Those foldable helmets look a bit strange. Really need a close up to see what they actually are. My beany looks as good a prospect from that pic. Some interesting quotes in that story.
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Re: The one (and only) HELMET THREAD

Postby trailgumby » Thu Sep 02, 2010 12:56 pm

The Womble wrote:
Thoglette wrote:
Livetoride wrote:Wearing a helmet SHOULD be mandatory, seriously why would you not wish to wear a helmet !!!


Thanks for reading the thread before throwing your original, never-before-heard-or-debated opinion in. It really helps the discussion!

Cant tell if that was sarcasm or not. Someone believes in the law so its not a worthwhile contibution? :?

I'm voting justifiable sarcasm.

It was, after all, soundly evidence based and it drew conclusions based on logic.
"People have a right to their own opinions, but not their own facts. Evidence must be located, not created, and opinions not backed by evidence cannot be given much weight." -- James W Loewen

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Re: The one (and only) HELMET THREAD

Postby Baldy » Fri Sep 03, 2010 8:37 pm

Edited to keep the peace because I can be a grumpy bastard :wink:
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Re: The one (and only) HELMET THREAD

Postby Spork! » Sun Sep 05, 2010 4:21 pm

http://cgi.ebay.com.au/Viking-bike-helm ... 3cb07dd2d4
:D
Needs more vents. Wonder if it's certified to the applicable Australian standard?
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Re: The one (and only) HELMET THREAD

Postby mikesbytes » Sun Sep 05, 2010 6:30 pm

Spork! wrote:http://cgi.ebay.com.au/Viking-bike-helmet-goggles-/260659073748?pt=AU_Cycling_Clothing&hash=item3cb07dd2d4
:D
Needs more vents. Wonder if it's certified to the applicable Australian standard?


Is there a version with "water" bottle holders :)
A helmet saved my life
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Re: The one (and only) HELMET THREAD

Postby Spork! » Sun Sep 05, 2010 9:23 pm

mikesbytes wrote:
Spork! wrote:http://cgi.ebay.com.au/Viking-bike-helmet-goggles-/260659073748?pt=AU_Cycling_Clothing&hash=item3cb07dd2d4
:D
Needs more vents. Wonder if it's certified to the applicable Australian standard?


Is there a version with "water" bottle holders :)


For TT's and triathalons? :lol:
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Re: The one (and only) HELMET THREAD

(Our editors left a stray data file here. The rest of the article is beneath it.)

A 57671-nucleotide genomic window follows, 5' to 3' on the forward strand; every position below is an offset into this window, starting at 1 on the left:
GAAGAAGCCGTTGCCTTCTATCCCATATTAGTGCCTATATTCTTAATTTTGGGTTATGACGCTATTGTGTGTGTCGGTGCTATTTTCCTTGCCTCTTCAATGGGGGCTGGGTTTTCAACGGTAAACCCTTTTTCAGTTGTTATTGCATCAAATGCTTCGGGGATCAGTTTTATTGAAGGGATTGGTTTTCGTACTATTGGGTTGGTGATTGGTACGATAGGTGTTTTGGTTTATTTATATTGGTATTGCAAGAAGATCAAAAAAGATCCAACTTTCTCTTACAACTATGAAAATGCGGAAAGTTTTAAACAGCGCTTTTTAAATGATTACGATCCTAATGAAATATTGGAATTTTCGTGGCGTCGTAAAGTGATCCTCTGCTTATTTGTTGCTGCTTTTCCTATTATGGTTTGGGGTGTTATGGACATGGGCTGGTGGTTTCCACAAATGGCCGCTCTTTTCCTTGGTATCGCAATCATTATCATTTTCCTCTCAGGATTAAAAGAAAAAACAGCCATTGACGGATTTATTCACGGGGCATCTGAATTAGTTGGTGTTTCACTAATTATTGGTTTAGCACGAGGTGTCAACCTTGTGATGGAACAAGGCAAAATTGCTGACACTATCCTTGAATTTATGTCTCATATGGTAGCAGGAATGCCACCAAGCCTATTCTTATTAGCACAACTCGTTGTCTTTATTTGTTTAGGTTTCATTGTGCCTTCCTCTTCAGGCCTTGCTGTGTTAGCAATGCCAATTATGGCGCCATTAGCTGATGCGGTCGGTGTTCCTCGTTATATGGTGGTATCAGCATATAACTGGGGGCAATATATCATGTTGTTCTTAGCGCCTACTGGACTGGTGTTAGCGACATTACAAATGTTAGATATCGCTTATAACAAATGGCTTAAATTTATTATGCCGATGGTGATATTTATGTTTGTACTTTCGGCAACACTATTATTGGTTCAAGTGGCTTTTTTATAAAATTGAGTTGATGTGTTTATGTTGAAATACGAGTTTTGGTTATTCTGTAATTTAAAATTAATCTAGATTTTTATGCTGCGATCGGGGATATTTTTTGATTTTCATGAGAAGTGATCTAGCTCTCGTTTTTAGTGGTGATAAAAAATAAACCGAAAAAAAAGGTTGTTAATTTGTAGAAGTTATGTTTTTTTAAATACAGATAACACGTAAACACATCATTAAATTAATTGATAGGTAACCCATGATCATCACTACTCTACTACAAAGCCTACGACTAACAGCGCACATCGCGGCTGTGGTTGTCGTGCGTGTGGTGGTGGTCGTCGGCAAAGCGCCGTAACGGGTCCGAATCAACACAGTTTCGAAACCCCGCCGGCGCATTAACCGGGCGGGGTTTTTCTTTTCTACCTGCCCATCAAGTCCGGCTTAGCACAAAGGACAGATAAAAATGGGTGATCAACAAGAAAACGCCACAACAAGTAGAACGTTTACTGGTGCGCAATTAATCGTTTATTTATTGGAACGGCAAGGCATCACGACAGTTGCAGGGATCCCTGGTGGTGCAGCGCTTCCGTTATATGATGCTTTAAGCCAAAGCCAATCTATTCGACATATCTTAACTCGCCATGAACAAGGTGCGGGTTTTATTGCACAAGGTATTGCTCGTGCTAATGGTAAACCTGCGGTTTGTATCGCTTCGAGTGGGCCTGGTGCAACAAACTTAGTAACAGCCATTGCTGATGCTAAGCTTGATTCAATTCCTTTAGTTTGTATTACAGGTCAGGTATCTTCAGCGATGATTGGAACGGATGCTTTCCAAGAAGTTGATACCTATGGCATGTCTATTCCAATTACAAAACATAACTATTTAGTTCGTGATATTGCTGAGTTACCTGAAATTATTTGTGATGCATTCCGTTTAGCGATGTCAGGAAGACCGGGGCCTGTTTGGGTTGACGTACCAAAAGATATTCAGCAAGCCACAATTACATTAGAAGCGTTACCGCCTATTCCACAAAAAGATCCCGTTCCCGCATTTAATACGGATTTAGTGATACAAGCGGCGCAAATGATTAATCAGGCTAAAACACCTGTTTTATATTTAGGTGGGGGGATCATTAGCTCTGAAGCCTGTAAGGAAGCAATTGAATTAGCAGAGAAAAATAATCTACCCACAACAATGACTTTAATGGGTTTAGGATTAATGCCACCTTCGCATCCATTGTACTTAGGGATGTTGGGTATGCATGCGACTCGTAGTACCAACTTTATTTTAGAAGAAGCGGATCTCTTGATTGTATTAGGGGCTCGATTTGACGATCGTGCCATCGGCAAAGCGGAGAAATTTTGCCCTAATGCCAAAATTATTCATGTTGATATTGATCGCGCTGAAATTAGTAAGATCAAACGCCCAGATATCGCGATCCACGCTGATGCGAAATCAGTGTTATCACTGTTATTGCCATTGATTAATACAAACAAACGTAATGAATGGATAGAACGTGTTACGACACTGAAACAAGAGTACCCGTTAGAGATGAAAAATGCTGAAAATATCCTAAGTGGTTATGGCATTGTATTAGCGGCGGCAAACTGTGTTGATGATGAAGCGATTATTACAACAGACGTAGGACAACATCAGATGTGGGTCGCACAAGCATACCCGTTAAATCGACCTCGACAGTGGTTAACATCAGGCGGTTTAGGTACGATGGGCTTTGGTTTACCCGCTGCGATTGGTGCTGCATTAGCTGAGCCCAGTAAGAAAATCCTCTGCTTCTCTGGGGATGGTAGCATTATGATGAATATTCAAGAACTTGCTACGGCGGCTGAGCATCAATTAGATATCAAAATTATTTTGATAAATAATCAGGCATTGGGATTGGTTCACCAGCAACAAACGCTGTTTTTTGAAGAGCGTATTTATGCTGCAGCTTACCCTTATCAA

Postby BarryTas » Tue Sep 07, 2010 12:39 pm

if it weren't for helmets i would be dead by now.
when do we stop for coffee???

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Re: The one (and only) HELMET THREAD

Postby Gabe » Wed Sep 08, 2010 10:36 pm

BarryTas wrote:if it weren't for helmets i would be dead by now.


If it weren't for bicycles you wouldn't have nearly died.


ok so i'm just stirring now but what the hell... :twisted:
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Re: The one (and only) HELMET THREAD

Postby cobbler » Thu Sep 09, 2010 7:19 pm

just read this..16 August 2010. The theory that helmet laws stop people riding bikes has been contradicted in a new study by Canadian health researchers
http://www.bv.com.au/bikes-&-riding/42381/
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Re: The one (and only) HELMET THREAD

Postby vitualis » Tue Sep 14, 2010 5:34 am

Okay, I'll bite. :lol:

I'll try to discuss mostly about the actual evidence base and will provide access to the source literature (rather than secondhand reports or abstracts). I have put them in my shared folder in Google Docs since some of these articles are not available (for free) for the general public. I would ask that members to try not to debate or question aspects of the articles based purely on abstracts; but rather, to actually read the relevant article in its entirety first.


(1) Does wearing a bicycle helmet reduce the likelihood of head injury, compared to not wearing a helmet for the individual?

This is probably the only question where we have an answer that is supported by good evidence. The answer is yes. The Cochrane Database of Systematic Reviews has published a meta-analysis of some good quality case control studies. There are no randomised control trials (considered the gold standard) comparing helmets to no helmets. However, I can't imagine an RCT design into this question that would be considered ethical in humans so it is unlikely that there ever will be one.

The article contains a "plain language summary" that is below verbatim:
Wearing a helmet dramatically reduces the risk of head and facial injuries for bicyclists involved in a crash, even if it involves a motor vehicle